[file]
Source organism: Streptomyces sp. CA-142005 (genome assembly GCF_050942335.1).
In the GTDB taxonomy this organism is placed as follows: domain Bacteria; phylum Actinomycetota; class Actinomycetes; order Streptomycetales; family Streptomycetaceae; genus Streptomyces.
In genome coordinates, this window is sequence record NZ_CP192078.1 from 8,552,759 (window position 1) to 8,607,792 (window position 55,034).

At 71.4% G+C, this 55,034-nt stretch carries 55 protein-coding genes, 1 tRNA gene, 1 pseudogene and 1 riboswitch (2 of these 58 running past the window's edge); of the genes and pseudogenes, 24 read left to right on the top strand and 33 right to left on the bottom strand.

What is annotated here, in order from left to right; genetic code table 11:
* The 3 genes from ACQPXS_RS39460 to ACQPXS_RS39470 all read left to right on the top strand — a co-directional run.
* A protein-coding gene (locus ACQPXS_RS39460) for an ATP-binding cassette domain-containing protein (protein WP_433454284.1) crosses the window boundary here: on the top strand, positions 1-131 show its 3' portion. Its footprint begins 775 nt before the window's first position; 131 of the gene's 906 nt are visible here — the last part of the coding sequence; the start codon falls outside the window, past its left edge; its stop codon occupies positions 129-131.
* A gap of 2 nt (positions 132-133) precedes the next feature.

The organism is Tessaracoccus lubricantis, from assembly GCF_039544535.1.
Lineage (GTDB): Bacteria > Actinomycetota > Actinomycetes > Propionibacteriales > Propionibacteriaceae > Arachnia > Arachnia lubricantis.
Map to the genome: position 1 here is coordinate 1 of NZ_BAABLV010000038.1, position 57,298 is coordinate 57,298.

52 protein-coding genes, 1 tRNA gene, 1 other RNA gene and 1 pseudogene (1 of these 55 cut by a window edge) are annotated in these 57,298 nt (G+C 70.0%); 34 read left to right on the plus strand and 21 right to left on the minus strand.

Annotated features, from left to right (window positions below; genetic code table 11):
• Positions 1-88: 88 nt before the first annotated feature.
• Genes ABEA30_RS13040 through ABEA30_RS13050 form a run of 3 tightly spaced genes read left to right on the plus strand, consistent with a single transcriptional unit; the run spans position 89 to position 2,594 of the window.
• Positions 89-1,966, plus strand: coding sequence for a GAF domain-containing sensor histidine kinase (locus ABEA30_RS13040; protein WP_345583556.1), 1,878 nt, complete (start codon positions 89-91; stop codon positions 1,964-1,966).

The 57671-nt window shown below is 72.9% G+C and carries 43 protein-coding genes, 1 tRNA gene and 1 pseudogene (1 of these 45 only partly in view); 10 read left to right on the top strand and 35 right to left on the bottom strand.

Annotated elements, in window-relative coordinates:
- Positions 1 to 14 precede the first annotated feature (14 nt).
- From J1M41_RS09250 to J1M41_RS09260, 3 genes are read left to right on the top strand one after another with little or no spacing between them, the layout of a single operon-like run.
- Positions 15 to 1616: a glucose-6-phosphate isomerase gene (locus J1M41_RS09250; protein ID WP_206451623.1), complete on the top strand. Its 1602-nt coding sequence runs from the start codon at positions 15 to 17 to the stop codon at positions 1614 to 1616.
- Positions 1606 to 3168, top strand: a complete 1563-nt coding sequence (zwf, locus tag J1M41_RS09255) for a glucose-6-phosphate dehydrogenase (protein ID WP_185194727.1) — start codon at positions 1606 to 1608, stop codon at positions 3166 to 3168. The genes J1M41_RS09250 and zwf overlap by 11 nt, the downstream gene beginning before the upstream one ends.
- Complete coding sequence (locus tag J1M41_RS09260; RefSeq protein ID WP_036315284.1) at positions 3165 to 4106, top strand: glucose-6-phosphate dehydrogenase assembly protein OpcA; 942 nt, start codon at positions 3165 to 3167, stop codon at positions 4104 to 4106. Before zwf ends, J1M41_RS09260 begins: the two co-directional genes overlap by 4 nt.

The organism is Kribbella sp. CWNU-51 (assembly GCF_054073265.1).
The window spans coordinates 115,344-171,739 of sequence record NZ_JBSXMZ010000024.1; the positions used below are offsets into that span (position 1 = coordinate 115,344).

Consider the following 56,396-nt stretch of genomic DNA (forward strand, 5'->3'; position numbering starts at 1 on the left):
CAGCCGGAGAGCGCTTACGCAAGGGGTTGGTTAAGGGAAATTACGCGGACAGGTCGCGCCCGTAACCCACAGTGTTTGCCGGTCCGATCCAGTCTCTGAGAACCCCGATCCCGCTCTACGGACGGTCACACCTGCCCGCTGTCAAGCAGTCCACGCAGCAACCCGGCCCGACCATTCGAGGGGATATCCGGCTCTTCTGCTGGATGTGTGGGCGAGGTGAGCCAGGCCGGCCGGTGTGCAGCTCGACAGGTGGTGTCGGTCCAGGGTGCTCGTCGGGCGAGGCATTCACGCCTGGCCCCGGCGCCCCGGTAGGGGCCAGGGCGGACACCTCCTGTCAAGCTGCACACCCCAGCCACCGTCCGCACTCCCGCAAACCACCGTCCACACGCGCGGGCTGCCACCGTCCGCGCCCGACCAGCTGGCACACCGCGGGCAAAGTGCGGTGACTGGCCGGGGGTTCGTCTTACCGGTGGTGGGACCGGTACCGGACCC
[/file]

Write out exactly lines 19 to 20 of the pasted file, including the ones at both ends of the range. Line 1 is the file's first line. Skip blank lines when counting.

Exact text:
- Positions 1 to 14 precede the first annotated feature (14 nt).
- From J1M41_RS09250 to J1M41_RS09260, 3 genes are read left to right on the top strand one after another with little or no spacing between them, the layout of a single operon-like run.